Visual chaos, either reflects or triggers mental chaos (think scattered, unorganized thinking - I’m talking to you person who just put your keys in your fridge).

So, the inner reflects the outer. Always. And the outer reinforces the inner. Always.

Not only does clutter cloud your thinking, but can take up energetic and emotional space. Consider any object that evokes a painful memory or feeling. It literally, metaphorically and energetically takes up space and keeps you ‘stuck’, most likely somewhere you don’t want to be.



Start with small tasks you can complete in one day.

For a very methodical approach to sweeping through everything you own, Marie Kondo is your new best friend.

In the meantime, here are 4 categories of things to get rid of in your home (as in pronto).

1. Any object that reflects or invokes pain, or any unsettling response in you.

It doesn’t matter how expensive or how unique it is, if the mere presence of the thing is like perpetually ripping off a band aid that will not let an old wound heal, it has to go.

2. Any item that is broken, expired, stale, old and non-functioning (including the Victoria Secret lotion set you got for Christmas 5 years ago).

If you can’t use it, you can’t eat it, or it will make you break out in hives, it has to go.

3. Any item that reflects a time in your life you have fully grown out of.

Old clothing and hobbies fit into this category (you haven’t snowboarded, in like,10 years).

4. Drop the fear, shame, guilt, procrastination, indecision (a form of procrastination), and corresponding anxiety like hot cakes.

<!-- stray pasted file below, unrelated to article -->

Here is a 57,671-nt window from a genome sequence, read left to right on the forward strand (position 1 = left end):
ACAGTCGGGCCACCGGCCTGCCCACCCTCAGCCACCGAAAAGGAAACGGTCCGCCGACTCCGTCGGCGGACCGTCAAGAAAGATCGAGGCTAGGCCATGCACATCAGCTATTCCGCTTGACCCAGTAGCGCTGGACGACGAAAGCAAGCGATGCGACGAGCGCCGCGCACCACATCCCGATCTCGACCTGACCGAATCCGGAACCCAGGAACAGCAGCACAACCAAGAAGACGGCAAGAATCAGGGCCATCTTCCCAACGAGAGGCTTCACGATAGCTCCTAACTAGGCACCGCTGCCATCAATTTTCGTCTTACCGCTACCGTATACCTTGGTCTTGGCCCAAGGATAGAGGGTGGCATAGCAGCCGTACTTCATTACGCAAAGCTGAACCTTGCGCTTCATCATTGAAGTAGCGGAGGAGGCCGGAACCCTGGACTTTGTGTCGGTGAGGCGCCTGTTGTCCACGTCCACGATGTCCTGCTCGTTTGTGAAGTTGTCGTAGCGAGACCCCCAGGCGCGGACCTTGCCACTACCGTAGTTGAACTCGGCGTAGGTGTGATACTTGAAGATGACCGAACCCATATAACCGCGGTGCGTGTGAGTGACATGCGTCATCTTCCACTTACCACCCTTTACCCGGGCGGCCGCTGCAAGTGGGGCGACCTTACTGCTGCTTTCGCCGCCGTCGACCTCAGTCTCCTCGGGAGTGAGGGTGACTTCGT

They will not serve you. Take a deep breath. When you experience one of these emotions, go a layer deeper. Ask, why? What comes up? Then go a layer deeper. There may be lot of information for you to uncover and process. Give yourself permission to go there and truly ignite change.



Unlike Marie Kondo, I DO NOT recommend throwing everything away. I firmly believe in closing the product loop and keeping as many things out of our landfills as possible. (#EarthDayEveryday).

Consider the following:

  • Recycle (plastic, glass, cardboard, electronics)

  • Re-Sell (There’s several apps for this)

  • Return clothing to vendors who recycle or up-cycle their products (H&M, Uniqlo)

  • Donate items to community thrift stores

 Be sure to remove these items from your space as soon as possible (if you are in SF, you can bet there’s service/ app for that), otherwise, you may change your mind or someone may begin pulling things out of the bin!



We are habitual beings by nature (meaning physiologically). While our decision making habits form in the prefrontal cortex of the brain, once they become habit they live in the basal ganglia. It’s how we get things done on auto-pilot (like parallel parking - if we’re good at it).

Breaking habits and forming new ones, at first, takes a conscious effort. Keeping a space decluttered after it has been cleared means forming new ways of thinking about consumption.

When consuming new things consider the following ideas:

  • Do an inventory of what you have before you buy something new (you don’t want to buy the same thing twice).

  • Buy eco-friendly, sustainable products.

  • Consider why you are purchasing an item (need a pick me up feeling, or do you genuinely need it).

  • Purchase only what you need, at the equivalent rate you will consume it.

  • Buy fewer, high quality things (they will last you longer and will take up less space!)


  1. In what ways are you cutting out the (mental, emotional, physical) clutter in your life?

  2. What is the #1 advice you would give to someone adopting the less is more lifestyle?

Thank you for taking the time to journey with me today.

From my heart center to yours, Noemi